David D. Hurlin ’50, of Jaffrey, N.H.; Oct. 14, after a long struggle with pancreatic cancer. He was president and CEO of Goodell Co., retiring in 1982. Earlier, he was treasurer of Abbott Co. from 1950 until 1955. He was active in the Antrim Players, performing on stage and doing behind-the-scenes work. A former board president of Monadnock Community Hospital, he was a trustee of Northfield Mount Hermon School from 1974 to 1986 and Peterborough Savings Bank from 1970 to 1997. A U.S. Navy veteran, he served in Southeast Asia and China and is survived by his wife, Priscilla; three sons, including William ’74; four grandchildren; and three step-grandchildren.

John S. LeFeber ’50, of Milwaukee, Wis.; Oct. 28, after a struggle with cancer. He owned the HiFi Center and, later, Electronic Products Inc. He was earlier a sales engineer at Globe Union. He served in the U.S. Army Signal Corps for three years. He enjoyed playing tennis, building model railroads, boating, and operating ham radio. He is survived by his wife, Suzanne, four children, nine grandchildren, and a great-grandchild.

Daniel W. Moran ’50, of Chino, Calif.; Oct. 19, after a long struggle with Alzheimer’s disease. He was an educator, businessman, and benefactor to the poor. He served in the U.S. Navy during World War II and the Korean War. He is survived by his wife, Mary, two sons, a daughter, six grandchildren, and three great-grandchildren.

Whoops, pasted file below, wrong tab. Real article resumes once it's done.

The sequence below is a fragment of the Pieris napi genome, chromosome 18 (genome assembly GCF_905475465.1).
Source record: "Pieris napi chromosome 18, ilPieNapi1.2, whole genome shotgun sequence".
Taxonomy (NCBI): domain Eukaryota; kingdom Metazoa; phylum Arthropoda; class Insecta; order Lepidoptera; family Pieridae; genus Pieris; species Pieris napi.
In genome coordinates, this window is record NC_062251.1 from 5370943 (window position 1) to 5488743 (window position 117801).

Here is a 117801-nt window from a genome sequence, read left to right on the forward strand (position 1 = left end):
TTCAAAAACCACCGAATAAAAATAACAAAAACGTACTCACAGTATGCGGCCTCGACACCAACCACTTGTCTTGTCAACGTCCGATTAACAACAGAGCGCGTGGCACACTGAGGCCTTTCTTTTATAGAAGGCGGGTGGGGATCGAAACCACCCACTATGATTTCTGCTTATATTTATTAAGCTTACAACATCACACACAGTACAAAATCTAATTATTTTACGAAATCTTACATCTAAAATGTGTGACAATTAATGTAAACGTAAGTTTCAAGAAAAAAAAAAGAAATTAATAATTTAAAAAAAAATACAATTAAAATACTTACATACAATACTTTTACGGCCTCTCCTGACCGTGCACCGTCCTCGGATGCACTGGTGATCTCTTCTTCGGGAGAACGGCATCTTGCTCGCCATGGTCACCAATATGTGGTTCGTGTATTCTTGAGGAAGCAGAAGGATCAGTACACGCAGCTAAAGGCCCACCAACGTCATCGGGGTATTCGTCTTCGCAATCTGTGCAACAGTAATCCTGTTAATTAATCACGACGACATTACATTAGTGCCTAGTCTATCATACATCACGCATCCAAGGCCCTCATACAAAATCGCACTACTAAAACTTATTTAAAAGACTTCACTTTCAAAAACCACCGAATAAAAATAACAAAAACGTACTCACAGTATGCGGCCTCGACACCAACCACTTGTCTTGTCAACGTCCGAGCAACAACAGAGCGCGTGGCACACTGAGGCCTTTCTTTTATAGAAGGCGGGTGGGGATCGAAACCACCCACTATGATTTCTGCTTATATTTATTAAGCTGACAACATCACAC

George A. Parsons ’50, of Boston; Oct. 5, after a short illness. He was a manager at Slagle’s Restaurant in Boston, where he was a familiar fixture at the cash register. He earlier worked at the American Automobile Association. A U.S. Army veteran of World War II, he served in the European Theater. He was a Boston Red Sox and New England Patriots fan. He wrote numerous letters to the editor to the Boston Herald and the Boston Globe on what he felt were political injustices in Boston politics. He is survived by three siblings.

Robert Cuddeback ’51, of Glen Cove, N.Y.; Oct. 30. He was an icon in the maritime shipping industry and a member of the petrochemical industry’s Founders Club. He served as a second lieutenant in the U.S. Army. He is survived by his wife, Katherine, three sons, a daughter, grandchildren, and great-grandchildren.

William A. Welch Jr. ’51, of Peabody, Mass., Nov. 16, of cancer. He was principal of Peabody Veterans Memorial High School until he retired in 1983. He later served for eight years on the Peabody School Committee. He was elected to the high school’s Distinguished Career Hall of Fame in 2004. He was earlier an assistant superintendent of schools in the district, principal of Kiley Brothers Memorial School, assistant principal at South Memorial School, and a teacher at the high school. He also worked at the Peabody Fire Department. He was a member of the National Educational Honor Society. He served for twelve years as a trustee and board president of the Essex Agricultural and Technical High School and for five years on the board of North Shore Community College. He was a member of the Disabled American Veterans, the American Legion, and the Ancient Order of Hibernians. A U.S. Navy veteran of World War II, he served on the gun crew of the SS Saconet in the Pacific Theater. He enjoyed reading and spending time in his Japanese garden, which featured a teahouse and more than 300 plants and shrubs. He is survived by a son and two grandchildren.